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Internet of Things May Help Agencies Respond to Zika

An IoT consultancy is developing a cloud-controlled digital microscope that could accelerate the Zika virus screening activities of health organizations.
By Mary Catherine O'Connor
Jun 21, 2016

Think of a digital image that is the size of a dining room table. Now consider scanning that image for a particular color or pattern. There is a great deal of space to survey. But the individual who needs to analyze that image need not be present in the dining room.

That's how Deepak Puri, the chief solutions architect for a San Francisco-based technology consultancy called Skilled Analysts, explains digital pathology. What undergirds this process is virtual microscopy, technology that allows a pathologist to remotely view a blood or tissue specimen on a glass slide on a microscope that creates a high-resolution image, which is then saved in the cloud.

The digital microscopes needed for this process are extremely costly and their use requires reliable access to high-bandwidth Internet, in order for the full image (the entire dining room table, as noted above) to be accessible. At the other end of the technology spectrum are cheap zoom lenses that can be attached to a smartphone to capture an image of the slide. But the detail in the imagery may be inadequate for a pathologist at a remote location to make a diagnosis.

So Puri and his team have been developing a third option: a retrofit. Starting with a conventional microscope used by medical lab technicians, they attach motors, controllable via the Internet, to the knob used to adjust the lens (to zoom in and out over the image), as well as to the handle used to position the slide. The team also mounts a high-resolution digital camera over the viewer and makes it controllable via the Internet as well. By connecting these three microscope parts to a cloud-based platform via a cellular network (assuming such a network is available at the remote location), a pathologist in some other part of the world can control the microscope, take digital images of the sample and assign a diagnosis.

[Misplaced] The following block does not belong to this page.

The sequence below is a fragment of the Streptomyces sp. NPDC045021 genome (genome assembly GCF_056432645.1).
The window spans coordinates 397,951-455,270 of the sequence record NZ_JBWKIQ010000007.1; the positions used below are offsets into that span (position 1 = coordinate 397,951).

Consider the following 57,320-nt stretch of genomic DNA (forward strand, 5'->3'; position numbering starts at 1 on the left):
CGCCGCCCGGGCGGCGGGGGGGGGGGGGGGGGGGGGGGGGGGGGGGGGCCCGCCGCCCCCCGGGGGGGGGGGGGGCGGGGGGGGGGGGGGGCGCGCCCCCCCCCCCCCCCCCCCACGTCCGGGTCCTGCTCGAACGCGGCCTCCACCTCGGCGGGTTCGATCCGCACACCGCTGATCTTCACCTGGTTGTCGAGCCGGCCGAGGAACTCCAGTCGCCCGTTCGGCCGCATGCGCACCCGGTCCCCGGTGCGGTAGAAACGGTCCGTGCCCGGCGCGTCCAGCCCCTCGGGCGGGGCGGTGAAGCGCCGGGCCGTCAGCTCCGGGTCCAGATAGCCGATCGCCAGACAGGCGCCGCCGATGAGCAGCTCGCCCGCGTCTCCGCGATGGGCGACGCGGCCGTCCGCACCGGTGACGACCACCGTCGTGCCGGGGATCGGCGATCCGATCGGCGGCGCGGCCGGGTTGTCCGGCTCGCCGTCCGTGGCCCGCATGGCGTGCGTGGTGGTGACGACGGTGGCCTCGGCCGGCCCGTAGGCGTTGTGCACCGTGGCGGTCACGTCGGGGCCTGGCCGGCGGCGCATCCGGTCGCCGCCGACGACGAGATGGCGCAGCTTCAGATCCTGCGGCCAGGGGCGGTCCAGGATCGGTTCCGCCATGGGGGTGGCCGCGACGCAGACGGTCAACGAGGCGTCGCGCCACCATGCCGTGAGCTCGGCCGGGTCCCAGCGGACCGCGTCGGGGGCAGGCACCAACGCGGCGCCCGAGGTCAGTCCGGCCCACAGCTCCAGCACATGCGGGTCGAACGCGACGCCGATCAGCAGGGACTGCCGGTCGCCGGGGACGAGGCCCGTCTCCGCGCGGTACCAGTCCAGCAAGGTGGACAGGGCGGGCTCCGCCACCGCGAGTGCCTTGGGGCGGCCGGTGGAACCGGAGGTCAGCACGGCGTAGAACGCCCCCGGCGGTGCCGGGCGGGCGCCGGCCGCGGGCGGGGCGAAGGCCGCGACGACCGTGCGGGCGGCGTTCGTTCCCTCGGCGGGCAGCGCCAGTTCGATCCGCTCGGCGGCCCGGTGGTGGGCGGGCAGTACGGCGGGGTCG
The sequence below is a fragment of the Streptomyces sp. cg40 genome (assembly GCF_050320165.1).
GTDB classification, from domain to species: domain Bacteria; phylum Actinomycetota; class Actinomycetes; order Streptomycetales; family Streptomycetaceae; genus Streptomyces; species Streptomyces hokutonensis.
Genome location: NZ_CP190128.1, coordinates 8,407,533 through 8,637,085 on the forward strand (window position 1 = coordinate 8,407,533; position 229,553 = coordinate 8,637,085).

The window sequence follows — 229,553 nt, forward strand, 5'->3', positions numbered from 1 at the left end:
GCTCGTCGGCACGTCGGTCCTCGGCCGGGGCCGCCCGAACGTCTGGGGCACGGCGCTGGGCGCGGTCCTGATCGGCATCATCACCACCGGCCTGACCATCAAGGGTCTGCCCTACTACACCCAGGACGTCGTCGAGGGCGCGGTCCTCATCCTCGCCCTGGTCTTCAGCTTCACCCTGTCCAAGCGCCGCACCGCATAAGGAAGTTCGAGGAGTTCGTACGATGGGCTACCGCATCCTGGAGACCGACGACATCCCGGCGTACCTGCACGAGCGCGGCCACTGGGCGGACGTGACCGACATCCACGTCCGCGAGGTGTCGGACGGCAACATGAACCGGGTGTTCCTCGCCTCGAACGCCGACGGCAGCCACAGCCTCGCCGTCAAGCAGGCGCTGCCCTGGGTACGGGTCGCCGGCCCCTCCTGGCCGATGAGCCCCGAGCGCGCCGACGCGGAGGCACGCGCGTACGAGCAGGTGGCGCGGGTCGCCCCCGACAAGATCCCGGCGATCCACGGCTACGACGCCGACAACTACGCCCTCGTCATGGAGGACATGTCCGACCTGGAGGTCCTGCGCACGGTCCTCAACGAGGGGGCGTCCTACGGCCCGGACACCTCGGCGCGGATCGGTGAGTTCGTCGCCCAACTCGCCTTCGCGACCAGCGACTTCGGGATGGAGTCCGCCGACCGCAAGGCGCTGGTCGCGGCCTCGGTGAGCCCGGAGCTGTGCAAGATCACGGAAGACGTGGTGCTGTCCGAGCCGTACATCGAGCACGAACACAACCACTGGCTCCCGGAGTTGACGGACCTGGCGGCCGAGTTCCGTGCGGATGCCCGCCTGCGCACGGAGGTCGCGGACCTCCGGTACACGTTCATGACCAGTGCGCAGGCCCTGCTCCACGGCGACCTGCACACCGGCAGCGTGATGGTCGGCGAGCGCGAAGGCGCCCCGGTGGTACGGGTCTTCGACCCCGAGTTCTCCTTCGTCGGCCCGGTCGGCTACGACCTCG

The most difficult aspect, Puri says, has been making the Web-based controls precise enough to enable the fine-tuning that a pathologist requires. "Moving the lens in the microscope is delicate operation," he states.

Initially, the team developed the prototype retrofitted microscope for use in Indian villages, so that clinics could call pathologists in distant cities and have them examine specimens and provide diagnoses remotely. Now, however, Puri and his team are also reaching out to aid agencies and clinics in parts of the world where the Zika virus is emerging.

If the team can partner with aid organizations and identity funding, they will be able to speed up the prototype's production and ship retrofitted microscopes to parts of the world where public health workers are scrambling to improve their capabilities to diagnose the Zika virus quickly. In those remote areas, Zika diagnosis is currently possible only by either bringing pathologists to the specimens, or by shipping those specimens to the pathologists—a process that can add a delay of several days before a diagnosis can be reached. What's more, the specimens could be lost or damaged during transit.

Puri says he and his colleagues are working on a browser-based simulation that "will allow users to try out the microscope—which is set up at a lab in India—with a blood sample on a slide. The user will be able to control the microscope functions via a Web browser."

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